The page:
Three Imaginary Girls

Seattle's Indie-Pop Press – Music Reviews, Film Reviews, and Big Fun

Surrogate Valentine @SIFF 2011

Goh is San Francisco musician Goh Nakamura, and he is living the life you are, your comrades, or your indie singer-songwriter heroes are. Creating songs and getting cut-rate studio time to record them; playing small venue and living room gigs between Seattle and Los Angeles; still awkwardly and desperately in love with one childhood crush back home, and having a romantic friendship with a fan somewhere else. Because of his DIY status, and being in debt to his mother and pals, he takes on a weird job: helping Danny, a hack young soap opera, star learn guitar to star in an independent movie written by Goh’s old friend Amy.

Director Dave Boyle has done similar work about young people of different races trying to find their place in the world with previous films¬†Big Dreams Little Tokyo and White On Rice. This explains why Surrogate Valentine is so well-written, excellently cast, and wonderfully shot in Seattle, San Francisco, LA, and points in-between. But what makes this a can’t-miss selection for Seattle music fans are the broad but informed characterizations of people in the music business. One meeting with a Seattle rack jobber (distro guy who places product in stores) who’s a veteran of the pre-grunge rock scene here rings true, as he diminishes Goh’s own work while showing off his fancy gear and gun collection.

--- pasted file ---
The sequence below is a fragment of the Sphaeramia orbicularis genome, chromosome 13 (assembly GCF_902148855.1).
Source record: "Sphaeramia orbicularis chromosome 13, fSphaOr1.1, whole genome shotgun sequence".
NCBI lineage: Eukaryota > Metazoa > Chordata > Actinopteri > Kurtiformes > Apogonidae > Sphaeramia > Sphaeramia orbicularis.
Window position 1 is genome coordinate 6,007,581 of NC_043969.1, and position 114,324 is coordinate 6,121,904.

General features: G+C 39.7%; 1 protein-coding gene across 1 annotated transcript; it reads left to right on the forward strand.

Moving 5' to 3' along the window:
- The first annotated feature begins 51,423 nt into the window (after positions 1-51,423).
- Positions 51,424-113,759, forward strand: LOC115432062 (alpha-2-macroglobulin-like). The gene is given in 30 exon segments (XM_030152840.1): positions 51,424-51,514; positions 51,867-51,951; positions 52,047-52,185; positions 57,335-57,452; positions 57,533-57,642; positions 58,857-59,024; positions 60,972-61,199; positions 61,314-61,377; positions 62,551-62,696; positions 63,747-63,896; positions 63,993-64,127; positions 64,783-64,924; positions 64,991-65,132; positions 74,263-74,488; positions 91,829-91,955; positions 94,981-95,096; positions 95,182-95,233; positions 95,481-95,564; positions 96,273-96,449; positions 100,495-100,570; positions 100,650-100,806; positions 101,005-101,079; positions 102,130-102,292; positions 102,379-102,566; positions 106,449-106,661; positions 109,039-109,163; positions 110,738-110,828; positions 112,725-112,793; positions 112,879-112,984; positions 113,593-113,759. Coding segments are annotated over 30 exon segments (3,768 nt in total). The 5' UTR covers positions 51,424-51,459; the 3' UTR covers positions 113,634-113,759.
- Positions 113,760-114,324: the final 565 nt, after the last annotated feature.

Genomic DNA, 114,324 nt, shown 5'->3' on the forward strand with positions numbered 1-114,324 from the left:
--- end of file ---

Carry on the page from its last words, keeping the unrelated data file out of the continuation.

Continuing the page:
Chadd Stoops as Danny is as grating as Vince Vaughn in Made, constantly mugging and crossing boundaries and being exactly the kind of mainstream wanna-be show business dolt that annoy the hell out of indie kids (you can see Goh trying to crawl out of his own skin near him on several occasions). His eventual problems with the industry and his own weird emotional compulsions made me more sympathetic to Danny though; especially after he performs an excellent G. Love-style Christopher Walken-impression rap of one of Goh’s own lyrics as the two relax in a park during one of their many road trips.

As Goh finds out how much of his own transparent passions have bled into the script he’s preparing Danny for, and the women around them give both inspiration and sympathy for their not-quite-there but working-hard-at-it personal missions, the story moves beyond archetype (marginal artist versus those who have “arrived”) and into a warm, relatable honesty. The women in each city may not be on the focus of the story being told, but they’re all treated with respect and mystery by Boyle, and little details like Giant Robot t-shirts worn by Goh, and having graphic novelist Derek Kirk Kim do drawings in the story shows he knows much about Asian Americans in alternative culture. I have the feeling almost anyone who reads Three Imaginary Girls will enjoy recognizing details like these, and learning just how hard it is for some of our favorites to make music for a living.

{Surrogate Valentine screens at SIFF on May 29, 9:30pm at The Harvard Exit and again on May 30, 3:30pm at the Admiral Theatre}